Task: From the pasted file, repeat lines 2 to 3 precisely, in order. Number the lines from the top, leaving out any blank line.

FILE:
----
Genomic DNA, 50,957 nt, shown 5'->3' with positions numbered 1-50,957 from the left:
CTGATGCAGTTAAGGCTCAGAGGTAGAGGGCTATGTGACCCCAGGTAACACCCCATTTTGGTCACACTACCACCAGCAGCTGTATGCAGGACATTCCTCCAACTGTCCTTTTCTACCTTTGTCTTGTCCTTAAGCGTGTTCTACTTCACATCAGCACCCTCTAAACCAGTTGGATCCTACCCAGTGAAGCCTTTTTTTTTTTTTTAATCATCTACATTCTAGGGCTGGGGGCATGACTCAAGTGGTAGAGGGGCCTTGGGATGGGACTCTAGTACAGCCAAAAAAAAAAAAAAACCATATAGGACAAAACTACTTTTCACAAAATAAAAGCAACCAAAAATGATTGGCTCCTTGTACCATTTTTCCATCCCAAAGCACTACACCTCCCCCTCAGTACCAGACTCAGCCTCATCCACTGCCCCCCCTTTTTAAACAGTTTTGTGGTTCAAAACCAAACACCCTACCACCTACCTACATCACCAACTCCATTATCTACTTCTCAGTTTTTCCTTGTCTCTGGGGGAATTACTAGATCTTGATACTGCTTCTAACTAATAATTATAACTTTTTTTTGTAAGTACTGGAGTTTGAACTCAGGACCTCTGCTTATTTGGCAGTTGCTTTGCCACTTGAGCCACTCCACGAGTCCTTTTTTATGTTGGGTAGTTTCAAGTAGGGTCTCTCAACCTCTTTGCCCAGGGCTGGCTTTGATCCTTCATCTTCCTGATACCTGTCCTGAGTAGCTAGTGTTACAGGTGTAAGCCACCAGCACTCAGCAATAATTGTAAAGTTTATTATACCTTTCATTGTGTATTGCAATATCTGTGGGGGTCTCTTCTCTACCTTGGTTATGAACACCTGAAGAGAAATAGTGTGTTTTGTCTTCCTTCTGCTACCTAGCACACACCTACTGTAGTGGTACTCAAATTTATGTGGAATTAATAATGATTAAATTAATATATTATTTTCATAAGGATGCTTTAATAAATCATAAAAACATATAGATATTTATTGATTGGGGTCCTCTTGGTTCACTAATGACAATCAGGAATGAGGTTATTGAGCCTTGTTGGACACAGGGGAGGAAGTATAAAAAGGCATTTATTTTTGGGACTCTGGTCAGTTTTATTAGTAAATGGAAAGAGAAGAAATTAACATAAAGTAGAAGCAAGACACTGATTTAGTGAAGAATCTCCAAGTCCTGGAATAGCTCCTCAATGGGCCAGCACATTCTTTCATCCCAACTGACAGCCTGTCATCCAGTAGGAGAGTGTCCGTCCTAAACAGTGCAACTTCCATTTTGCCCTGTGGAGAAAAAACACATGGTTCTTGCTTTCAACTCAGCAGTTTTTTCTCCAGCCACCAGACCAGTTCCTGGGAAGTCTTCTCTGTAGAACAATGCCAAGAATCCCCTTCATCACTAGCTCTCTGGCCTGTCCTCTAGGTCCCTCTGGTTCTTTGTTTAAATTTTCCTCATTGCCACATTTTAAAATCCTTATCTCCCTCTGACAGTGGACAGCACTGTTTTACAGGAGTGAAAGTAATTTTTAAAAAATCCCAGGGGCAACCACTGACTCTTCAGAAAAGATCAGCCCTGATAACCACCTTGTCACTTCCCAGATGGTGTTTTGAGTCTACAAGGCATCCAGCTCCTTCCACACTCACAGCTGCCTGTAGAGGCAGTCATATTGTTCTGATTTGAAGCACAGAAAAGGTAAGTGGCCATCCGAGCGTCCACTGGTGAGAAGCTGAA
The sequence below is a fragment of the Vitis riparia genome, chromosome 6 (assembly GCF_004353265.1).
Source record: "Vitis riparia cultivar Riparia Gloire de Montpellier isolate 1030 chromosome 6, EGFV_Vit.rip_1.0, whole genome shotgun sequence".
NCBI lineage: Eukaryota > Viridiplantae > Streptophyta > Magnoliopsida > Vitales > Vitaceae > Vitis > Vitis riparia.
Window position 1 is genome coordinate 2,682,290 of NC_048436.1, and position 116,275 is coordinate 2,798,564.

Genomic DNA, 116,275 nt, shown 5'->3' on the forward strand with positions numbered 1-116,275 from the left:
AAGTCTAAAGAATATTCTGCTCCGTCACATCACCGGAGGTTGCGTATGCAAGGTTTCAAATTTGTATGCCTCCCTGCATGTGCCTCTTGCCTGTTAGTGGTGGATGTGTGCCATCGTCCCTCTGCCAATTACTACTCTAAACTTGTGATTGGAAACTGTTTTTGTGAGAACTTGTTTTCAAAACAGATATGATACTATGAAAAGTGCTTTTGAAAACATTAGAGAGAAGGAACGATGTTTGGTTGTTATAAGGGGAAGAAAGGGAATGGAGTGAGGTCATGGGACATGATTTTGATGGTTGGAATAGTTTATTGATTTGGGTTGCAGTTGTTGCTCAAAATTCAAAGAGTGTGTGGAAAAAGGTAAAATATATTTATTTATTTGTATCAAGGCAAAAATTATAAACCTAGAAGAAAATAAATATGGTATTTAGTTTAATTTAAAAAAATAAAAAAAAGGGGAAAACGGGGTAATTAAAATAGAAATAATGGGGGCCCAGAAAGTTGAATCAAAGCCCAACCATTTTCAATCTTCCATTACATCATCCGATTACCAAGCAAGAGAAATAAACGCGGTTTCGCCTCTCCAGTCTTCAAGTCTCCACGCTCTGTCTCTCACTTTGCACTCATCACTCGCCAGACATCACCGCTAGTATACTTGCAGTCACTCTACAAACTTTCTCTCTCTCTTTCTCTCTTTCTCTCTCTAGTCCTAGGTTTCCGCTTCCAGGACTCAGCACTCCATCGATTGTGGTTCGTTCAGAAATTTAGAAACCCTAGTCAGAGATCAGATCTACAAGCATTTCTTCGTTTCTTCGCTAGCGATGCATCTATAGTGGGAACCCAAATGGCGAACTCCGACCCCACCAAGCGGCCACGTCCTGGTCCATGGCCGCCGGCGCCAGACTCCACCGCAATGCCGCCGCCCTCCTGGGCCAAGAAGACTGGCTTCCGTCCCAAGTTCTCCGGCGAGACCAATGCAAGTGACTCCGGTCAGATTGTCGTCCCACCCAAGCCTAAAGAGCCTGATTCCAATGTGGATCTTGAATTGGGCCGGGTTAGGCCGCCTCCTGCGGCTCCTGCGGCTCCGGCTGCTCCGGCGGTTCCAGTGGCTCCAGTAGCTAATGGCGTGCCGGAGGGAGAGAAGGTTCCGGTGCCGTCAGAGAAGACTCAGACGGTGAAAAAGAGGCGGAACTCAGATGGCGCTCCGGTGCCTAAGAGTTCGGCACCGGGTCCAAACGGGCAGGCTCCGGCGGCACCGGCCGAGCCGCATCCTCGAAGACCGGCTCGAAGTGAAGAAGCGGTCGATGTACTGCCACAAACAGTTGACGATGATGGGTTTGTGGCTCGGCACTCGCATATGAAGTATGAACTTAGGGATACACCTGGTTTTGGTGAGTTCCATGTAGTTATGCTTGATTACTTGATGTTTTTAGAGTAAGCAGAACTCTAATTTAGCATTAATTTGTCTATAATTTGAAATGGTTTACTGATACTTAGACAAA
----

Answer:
CTGATGCAGTTAAGGCTCAGAGGTAGAGGGCTATGTGACCCCAGGTAACACCCCATTTTGGTCACACTACCACCAGCAGCTGTATGCAGGACATTCCTCCAACTGTCCTTTTCTACCTTTGTCTTGTCCTTAAGCGTGTTCTACTTCACATCAGCACCCTCTAAACCAGTTGGATCCTACCCAGTGAAGCCTTTTTTTTTTTTTTAATCATCTACATTCTAGGGCTGGGGGCATGACTCAAGTGGTAGAGGGGCCTTGGGATGGGACTCTAGTACAGCCAAAAAAAAAAAAAAACCATATAGGACAAAACTACTTTTCACAAAATAAAAGCAACCAAAAATGATTGGCTCCTTGTACCATTTTTCCATCCCAAAGCACTACACCTCCCCCTCAGTACCAGACTCAGCCTCATCCACTGCCCCCCCTTTTTAAACAGTTTTGTGGTTCAAAACCAAACACCCTACCACCTACCTACATCACCAACTCCATTATCTACTTCTCAGTTTTTCCTTGTCTCTGGGGGAATTACTAGATCTTGATACTGCTTCTAACTAATAATTATAACTTTTTTTTGTAAGTACTGGAGTTTGAACTCAGGACCTCTGCTTATTTGGCAGTTGCTTTGCCACTTGAGCCACTCCACGAGTCCTTTTTTATGTTGGGTAGTTTCAAGTAGGGTCTCTCAACCTCTTTGCCCAGGGCTGGCTTTGATCCTTCATCTTCCTGATACCTGTCCTGAGTAGCTAGTGTTACAGGTGTAAGCCACCAGCACTCAGCAATAATTGTAAAGTTTATTATACCTTTCATTGTGTATTGCAATATCTGTGGGGGTCTCTTCTCTACCTTGGTTATGAACACCTGAAGAGAAATAGTGTGTTTTGTCTTCCTTCTGCTACCTAGCACACACCTACTGTAGTGGTACTCAAATTTATGTGGAATTAATAATGATTAAATTAATATATTATTTTCATAAGGATGCTTTAATAAATCATAAAAACATATAGATATTTATTGATTGGGGTCCTCTTGGTTCACTAATGACAATCAGGAATGAGGTTATTGAGCCTTGTTGGACACAGGGGAGGAAGTATAAAAAGGCATTTATTTTTGGGACTCTGGTCAGTTTTATTAGTAAATGGAAAGAGAAGAAATTAACATAAAGTAGAAGCAAGACACTGATTTAGTGAAGAATCTCCAAGTCCTGGAATAGCTCCTCAATGGGCCAGCACATTCTTTCATCCCAACTGACAGCCTGTCATCCAGTAGGAGAGTGTCCGTCCTAAACAGTGCAACTTCCATTTTGCCCTGTGGAGAAAAAACACATGGTTCTTGCTTTCAACTCAGCAGTTTTTTCTCCAGCCACCAGACCAGTTCCTGGGAAGTCTTCTCTGTAGAACAATGCCAAGAATCCCCTTCATCACTAGCTCTCTGGCCTGTCCTCTAGGTCCCTCTGGTTCTTTGTTTAAATTTTCCTCATTGCCACATTTTAAAATCCTTATCTCCCTCTGACAGTGGACAGCACTGTTTTACAGGAGTGAAAGTAATTTTTAAAAAATCCCAGGGGCAACCACTGACTCTTCAGAAAAGATCAGCCCTGATAACCACCTTGTCACTTCCCAGATGGTGTTTTGAGTCTACAAGGCATCCAGCTCCTTCCACACTCACAGCTGCCTGTAGAGGCAGTCATATTGTTCTGATTTGAAGCACAGAAAAGGTAAGTGGCCATCCGAGCGTCCACTGGTGAGAAGCTGAA
The sequence below is a fragment of the Vitis riparia genome, chromosome 6 (assembly GCF_004353265.1).